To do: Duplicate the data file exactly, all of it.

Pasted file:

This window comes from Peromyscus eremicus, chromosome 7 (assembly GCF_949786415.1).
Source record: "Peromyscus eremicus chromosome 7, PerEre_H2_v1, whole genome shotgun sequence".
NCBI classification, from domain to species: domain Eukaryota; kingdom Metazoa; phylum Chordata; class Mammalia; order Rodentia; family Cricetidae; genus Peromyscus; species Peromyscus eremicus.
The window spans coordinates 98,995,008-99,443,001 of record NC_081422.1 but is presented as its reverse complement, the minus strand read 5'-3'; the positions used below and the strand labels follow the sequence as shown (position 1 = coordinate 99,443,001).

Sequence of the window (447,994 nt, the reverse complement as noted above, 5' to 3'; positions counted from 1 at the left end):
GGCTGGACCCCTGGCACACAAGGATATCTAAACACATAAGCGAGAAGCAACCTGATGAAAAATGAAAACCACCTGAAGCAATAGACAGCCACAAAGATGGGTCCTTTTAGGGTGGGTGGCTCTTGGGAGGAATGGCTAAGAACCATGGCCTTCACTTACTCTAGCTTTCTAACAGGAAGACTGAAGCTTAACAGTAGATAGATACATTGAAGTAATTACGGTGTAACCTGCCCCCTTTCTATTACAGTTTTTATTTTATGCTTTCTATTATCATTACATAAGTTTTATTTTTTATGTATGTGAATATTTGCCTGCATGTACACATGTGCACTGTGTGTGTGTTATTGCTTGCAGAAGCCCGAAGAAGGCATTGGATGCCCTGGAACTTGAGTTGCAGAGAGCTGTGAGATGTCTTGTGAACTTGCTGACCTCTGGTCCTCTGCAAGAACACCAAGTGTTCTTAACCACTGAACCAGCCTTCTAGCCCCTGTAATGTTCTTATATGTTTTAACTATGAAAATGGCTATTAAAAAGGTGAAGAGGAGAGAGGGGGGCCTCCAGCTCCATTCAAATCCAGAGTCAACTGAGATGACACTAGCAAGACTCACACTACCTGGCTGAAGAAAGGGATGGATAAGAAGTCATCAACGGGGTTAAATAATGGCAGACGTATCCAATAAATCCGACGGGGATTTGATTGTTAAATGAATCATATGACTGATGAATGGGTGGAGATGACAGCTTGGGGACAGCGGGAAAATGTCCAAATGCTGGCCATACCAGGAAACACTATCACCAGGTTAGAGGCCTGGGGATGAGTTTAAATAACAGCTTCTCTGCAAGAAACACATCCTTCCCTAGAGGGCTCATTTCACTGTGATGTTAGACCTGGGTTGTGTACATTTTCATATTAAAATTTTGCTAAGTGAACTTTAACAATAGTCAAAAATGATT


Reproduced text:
This window comes from Peromyscus eremicus, chromosome 7 (assembly GCF_949786415.1).
Source record: "Peromyscus eremicus chromosome 7, PerEre_H2_v1, whole genome shotgun sequence".
NCBI classification, from domain to species: domain Eukaryota; kingdom Metazoa; phylum Chordata; class Mammalia; order Rodentia; family Cricetidae; genus Peromyscus; species Peromyscus eremicus.
The window spans coordinates 98,995,008-99,443,001 of record NC_081422.1 but is presented as its reverse complement, the minus strand read 5'-3'; the positions used below and the strand labels follow the sequence as shown (position 1 = coordinate 99,443,001).

Sequence of the window (447,994 nt, the reverse complement as noted above, 5' to 3'; positions counted from 1 at the left end):
GGCTGGACCCCTGGCACACAAGGATATCTAAACACATAAGCGAGAAGCAACCTGATGAAAAATGAAAACCACCTGAAGCAATAGACAGCCACAAAGATGGGTCCTTTTAGGGTGGGTGGCTCTTGGGAGGAATGGCTAAGAACCATGGCCTTCACTTACTCTAGCTTTCTAACAGGAAGACTGAAGCTTAACAGTAGATAGATACATTGAAGTAATTACGGTGTAACCTGCCCCCTTTCTATTACAGTTTTTATTTTATGCTTTCTATTATCATTACATAAGTTTTATTTTTTATGTATGTGAATATTTGCCTGCATGTACACATGTGCACTGTGTGTGTGTTATTGCTTGCAGAAGCCCGAAGAAGGCATTGGATGCCCTGGAACTTGAGTTGCAGAGAGCTGTGAGATGTCTTGTGAACTTGCTGACCTCTGGTCCTCTGCAAGAACACCAAGTGTTCTTAACCACTGAACCAGCCTTCTAGCCCCTGTAATGTTCTTATATGTTTTAACTATGAAAATGGCTATTAAAAAGGTGAAGAGGAGAGAGGGGGGCCTCCAGCTCCATTCAAATCCAGAGTCAACTGAGATGACACTAGCAAGACTCACACTACCTGGCTGAAGAAAGGGATGGATAAGAAGTCATCAACGGGGTTAAATAATGGCAGACGTATCCAATAAATCCGACGGGGATTTGATTGTTAAATGAATCATATGACTGATGAATGGGTGGAGATGACAGCTTGGGGACAGCGGGAAAATGTCCAAATGCTGGCCATACCAGGAAACACTATCACCAGGTTAGAGGCCTGGGGATGAGTTTAAATAACAGCTTCTCTGCAAGAAACACATCCTTCCCTAGAGGGCTCATTTCACTGTGATGTTAGACCTGGGTTGTGTACATTTTCATATTAAAATTTTGCTAAGTGAACTTTAACAATAGTCAAAAATGATT